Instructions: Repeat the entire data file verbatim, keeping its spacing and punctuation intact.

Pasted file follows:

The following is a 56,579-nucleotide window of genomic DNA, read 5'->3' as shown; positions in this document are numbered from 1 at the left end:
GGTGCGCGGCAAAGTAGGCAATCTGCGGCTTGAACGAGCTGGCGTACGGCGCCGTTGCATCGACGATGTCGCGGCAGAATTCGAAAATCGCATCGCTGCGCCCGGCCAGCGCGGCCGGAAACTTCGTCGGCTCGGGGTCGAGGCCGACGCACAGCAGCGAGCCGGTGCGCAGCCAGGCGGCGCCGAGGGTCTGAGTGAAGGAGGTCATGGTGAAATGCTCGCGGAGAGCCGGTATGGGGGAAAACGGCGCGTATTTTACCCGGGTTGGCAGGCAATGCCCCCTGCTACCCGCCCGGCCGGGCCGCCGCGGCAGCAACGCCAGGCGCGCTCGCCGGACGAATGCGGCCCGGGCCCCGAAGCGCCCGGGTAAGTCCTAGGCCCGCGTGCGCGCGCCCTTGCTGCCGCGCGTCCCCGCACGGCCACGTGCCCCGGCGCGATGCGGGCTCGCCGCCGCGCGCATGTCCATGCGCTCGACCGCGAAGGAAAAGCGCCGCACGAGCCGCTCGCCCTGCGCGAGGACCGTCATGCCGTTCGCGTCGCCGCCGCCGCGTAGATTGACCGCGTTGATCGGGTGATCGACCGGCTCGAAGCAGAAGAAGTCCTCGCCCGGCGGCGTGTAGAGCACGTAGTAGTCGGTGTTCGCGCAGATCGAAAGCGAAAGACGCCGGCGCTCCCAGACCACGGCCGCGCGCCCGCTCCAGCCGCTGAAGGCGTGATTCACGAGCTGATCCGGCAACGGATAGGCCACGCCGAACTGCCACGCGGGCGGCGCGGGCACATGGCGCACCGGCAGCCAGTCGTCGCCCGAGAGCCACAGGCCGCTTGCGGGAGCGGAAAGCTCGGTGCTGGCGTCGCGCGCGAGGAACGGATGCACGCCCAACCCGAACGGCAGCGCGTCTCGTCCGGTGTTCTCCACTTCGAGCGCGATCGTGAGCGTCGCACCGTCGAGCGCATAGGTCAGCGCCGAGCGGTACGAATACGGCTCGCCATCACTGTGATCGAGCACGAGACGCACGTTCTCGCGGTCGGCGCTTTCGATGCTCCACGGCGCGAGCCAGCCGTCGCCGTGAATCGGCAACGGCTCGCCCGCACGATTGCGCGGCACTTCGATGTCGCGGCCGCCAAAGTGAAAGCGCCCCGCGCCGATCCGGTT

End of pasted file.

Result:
The following is a 56,579-nucleotide window of genomic DNA, read 5'->3' as shown; positions in this document are numbered from 1 at the left end:
GGTGCGCGGCAAAGTAGGCAATCTGCGGCTTGAACGAGCTGGCGTACGGCGCCGTTGCATCGACGATGTCGCGGCAGAATTCGAAAATCGCATCGCTGCGCCCGGCCAGCGCGGCCGGAAACTTCGTCGGCTCGGGGTCGAGGCCGACGCACAGCAGCGAGCCGGTGCGCAGCCAGGCGGCGCCGAGGGTCTGAGTGAAGGAGGTCATGGTGAAATGCTCGCGGAGAGCCGGTATGGGGGAAAACGGCGCGTATTTTACCCGGGTTGGCAGGCAATGCCCCCTGCTACCCGCCCGGCCGGGCCGCCGCGGCAGCAACGCCAGGCGCGCTCGCCGGACGAATGCGGCCCGGGCCCCGAAGCGCCCGGGTAAGTCCTAGGCCCGCGTGCGCGCGCCCTTGCTGCCGCGCGTCCCCGCACGGCCACGTGCCCCGGCGCGATGCGGGCTCGCCGCCGCGCGCATGTCCATGCGCTCGACCGCGAAGGAAAAGCGCCGCACGAGCCGCTCGCCCTGCGCGAGGACCGTCATGCCGTTCGCGTCGCCGCCGCCGCGTAGATTGACCGCGTTGATCGGGTGATCGACCGGCTCGAAGCAGAAGAAGTCCTCGCCCGGCGGCGTGTAGAGCACGTAGTAGTCGGTGTTCGCGCAGATCGAAAGCGAAAGACGCCGGCGCTCCCAGACCACGGCCGCGCGCCCGCTCCAGCCGCTGAAGGCGTGATTCACGAGCTGATCCGGCAACGGATAGGCCACGCCGAACTGCCACGCGGGCGGCGCGGGCACATGGCGCACCGGCAGCCAGTCGTCGCCCGAGAGCCACAGGCCGCTTGCGGGAGCGGAAAGCTCGGTGCTGGCGTCGCGCGCGAGGAACGGATGCACGCCCAACCCGAACGGCAGCGCGTCTCGTCCGGTGTTCTCCACTTCGAGCGCGATCGTGAGCGTCGCACCGTCGAGCGCATAGGTCAGCGCCGAGCGGTACGAATACGGCTCGCCATCACTGTGATCGAGCACGAGACGCACGTTCTCGCGGTCGGCGCTTTCGATGCTCCACGGCGCGAGCCAGCCGTCGCCGTGAATCGGCAACGGCTCGCCCGCACGATTGCGCGGCACTTCGATGTCGCGGCCGCCAAAGTGAAAGCGCCCCGCGCCGATCCGGTT